I spoke with International Swimming Hall of Fame president Bruce Wigo—who started swimming competitively in 1957 and has been swimming pretty much every day since—about the modern swim goggle and what makes a good one. After determining our favorites, I grilled Speedo design engineer Nate Tracy about the goggles he designs. I also spoke with Mirko Bosio and Todd Mitchell, Aqua Sphere’s research and development manager and swim business manager, respectively, about fit, technology, lens construction, visual distortion, anti-fog technology, and the care and feeding of a pair of goggles.
As for me, I’ve been covering watery goods for The Wirecutter since 2015, writing about surfboards, wetsuits, water guns, and all manner of beach gear. My writing has appeared in Outside, Men’s Journal, and Garden & Gun magazines. I’m also the author of Ghost Wave and a co-author on Surfing: 1778–Today, and I’m working on an ocean-handbook project forthcoming from Chronicle Books in 2018. My reporting on topics ranging from national news to science and travel also appears frequently in The New York Times (parent company of The Wirecutter and The Sweethome).
I live on the water in Charleston, South Carolina, and I have been a fairly serious recreational pool and ocean swimmer since my days at the University of Georgia back in the late 1980s. I’m a dad to a pair of kids, who are 8 and 12 at the time of this writing and have been swimming unassisted with and without goggles since they were 2. And two of their best friends, who helped with our tests, are budding young competitive swimmers—the younger having just won a state championship in the backstroke in the 7-and-under division. Their parents are goggle connoisseurs.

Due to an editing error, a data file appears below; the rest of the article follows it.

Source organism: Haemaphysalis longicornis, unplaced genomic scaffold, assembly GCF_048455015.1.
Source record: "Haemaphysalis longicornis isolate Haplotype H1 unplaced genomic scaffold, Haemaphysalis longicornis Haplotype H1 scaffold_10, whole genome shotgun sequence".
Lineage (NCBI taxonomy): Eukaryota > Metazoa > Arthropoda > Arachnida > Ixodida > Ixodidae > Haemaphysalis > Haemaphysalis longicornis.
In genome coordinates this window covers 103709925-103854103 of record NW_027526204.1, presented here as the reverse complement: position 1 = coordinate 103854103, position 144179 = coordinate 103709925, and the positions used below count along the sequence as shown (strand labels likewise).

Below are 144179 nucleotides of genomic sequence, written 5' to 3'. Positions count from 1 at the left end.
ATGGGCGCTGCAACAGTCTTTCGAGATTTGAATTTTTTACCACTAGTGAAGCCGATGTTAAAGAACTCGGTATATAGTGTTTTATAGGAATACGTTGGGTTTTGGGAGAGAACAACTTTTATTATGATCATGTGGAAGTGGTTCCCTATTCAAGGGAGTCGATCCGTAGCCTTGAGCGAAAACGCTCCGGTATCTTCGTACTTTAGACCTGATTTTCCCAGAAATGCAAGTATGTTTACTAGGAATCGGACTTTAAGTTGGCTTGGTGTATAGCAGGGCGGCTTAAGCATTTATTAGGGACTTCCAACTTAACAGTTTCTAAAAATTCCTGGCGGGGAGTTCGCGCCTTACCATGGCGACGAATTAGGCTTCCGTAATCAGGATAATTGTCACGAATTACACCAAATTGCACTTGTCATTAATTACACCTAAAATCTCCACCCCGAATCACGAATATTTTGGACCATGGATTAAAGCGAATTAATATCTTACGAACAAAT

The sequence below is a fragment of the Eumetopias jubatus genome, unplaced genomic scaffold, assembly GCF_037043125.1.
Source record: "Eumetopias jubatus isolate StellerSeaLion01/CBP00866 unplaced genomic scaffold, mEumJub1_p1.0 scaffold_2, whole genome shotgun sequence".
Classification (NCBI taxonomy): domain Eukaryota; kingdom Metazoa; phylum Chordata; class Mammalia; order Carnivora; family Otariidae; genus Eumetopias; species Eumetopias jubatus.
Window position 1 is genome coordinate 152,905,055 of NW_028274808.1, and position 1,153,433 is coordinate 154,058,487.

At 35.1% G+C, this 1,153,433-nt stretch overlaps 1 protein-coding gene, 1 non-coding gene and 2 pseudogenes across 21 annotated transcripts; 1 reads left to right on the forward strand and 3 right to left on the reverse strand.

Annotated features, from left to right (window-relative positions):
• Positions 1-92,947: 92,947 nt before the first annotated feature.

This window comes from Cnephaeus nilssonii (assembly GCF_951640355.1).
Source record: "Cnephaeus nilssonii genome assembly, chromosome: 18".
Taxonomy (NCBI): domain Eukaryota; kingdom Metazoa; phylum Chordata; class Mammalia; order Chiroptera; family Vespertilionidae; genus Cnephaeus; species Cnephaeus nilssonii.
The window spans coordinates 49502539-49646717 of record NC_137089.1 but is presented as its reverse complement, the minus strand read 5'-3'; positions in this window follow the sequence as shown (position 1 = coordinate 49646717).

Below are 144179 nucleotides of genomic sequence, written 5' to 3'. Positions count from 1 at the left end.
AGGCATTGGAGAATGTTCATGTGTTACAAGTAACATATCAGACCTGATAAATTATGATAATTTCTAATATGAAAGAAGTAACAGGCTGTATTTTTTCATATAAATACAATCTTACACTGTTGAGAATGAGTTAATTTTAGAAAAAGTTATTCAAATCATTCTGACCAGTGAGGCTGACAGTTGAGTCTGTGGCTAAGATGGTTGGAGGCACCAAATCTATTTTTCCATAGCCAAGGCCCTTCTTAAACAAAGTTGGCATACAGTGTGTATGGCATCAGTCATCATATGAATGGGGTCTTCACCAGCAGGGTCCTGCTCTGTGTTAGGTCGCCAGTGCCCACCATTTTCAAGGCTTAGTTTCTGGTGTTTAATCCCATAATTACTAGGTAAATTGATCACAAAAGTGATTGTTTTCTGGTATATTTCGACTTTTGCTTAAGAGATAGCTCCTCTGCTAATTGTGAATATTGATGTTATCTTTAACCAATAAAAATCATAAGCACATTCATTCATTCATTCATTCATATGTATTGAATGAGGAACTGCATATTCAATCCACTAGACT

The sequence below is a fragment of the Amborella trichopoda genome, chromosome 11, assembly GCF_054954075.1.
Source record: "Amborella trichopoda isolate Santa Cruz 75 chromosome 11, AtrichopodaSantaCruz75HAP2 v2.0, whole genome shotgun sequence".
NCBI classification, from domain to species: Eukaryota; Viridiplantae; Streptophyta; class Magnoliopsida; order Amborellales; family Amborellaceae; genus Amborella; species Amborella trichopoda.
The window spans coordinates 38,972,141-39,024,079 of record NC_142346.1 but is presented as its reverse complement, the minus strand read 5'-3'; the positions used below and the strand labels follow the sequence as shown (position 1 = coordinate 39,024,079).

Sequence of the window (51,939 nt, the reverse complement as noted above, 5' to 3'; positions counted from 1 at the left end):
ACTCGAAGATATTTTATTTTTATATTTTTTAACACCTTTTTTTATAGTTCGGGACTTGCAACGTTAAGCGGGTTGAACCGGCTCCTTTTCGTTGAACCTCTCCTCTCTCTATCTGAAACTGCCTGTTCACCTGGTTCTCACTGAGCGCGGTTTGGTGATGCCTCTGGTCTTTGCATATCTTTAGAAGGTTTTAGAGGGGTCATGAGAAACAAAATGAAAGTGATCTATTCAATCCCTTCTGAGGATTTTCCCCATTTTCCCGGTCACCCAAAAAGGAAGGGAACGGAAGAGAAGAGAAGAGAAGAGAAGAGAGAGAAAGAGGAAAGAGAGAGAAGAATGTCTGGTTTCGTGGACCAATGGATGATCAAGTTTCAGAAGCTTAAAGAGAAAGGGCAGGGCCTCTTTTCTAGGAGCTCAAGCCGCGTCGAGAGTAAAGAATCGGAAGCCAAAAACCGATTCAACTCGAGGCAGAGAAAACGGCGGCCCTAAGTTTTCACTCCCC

Who should get this
This guide is for recreational swimmers who want to extend the time they can spend in the water—and by that, we mean kids and grown-ups who plan to frolic in the ocean or pool this summer, or those who swim laps for fun or fitness. If you’ll be swimming a lot, a comfortable, quality pair of goggles is simply the most important piece of gear you can buy.
As a mainstream product, swim goggles actually have a startlingly short history. According to an article available on the website of the International Swimming Hall of Fame (PDF), 14th-century Persian pearl divers used primitive swim goggles made of highly polished pieces from tortoise shells. Polynesians likely used the air pockets in rings of bamboo as goggles long before that, too. But even as recently as 1972, champion swimmer Mark Spitz didn’t wear goggles while swimming to victory and seven gold medals in the Olympics. And he wasn’t alone: The great swimmers of the ’40s, ’50s, and ’60s usually swam without goggles, too.
“It’s hard to believe that [Spitz] only wore goggles for practice at that time,” International Swimming Hall of Fame president Bruce Wigo said in an interview. “Go back and look at films even to the early ’80s, and competitors weren’t wearing goggles. I swam my entire career without them, but today I wouldn’t even go in the water without them. Goggles completely transformed swimming. Prior to the development of modern goggles, the great swimmers of the ’40s, ’50s, and even ’60s could only swim an hour and a half a day due to chlorine and salt irritation. With goggles, workouts went from 3,000 meters a day to 20,000.”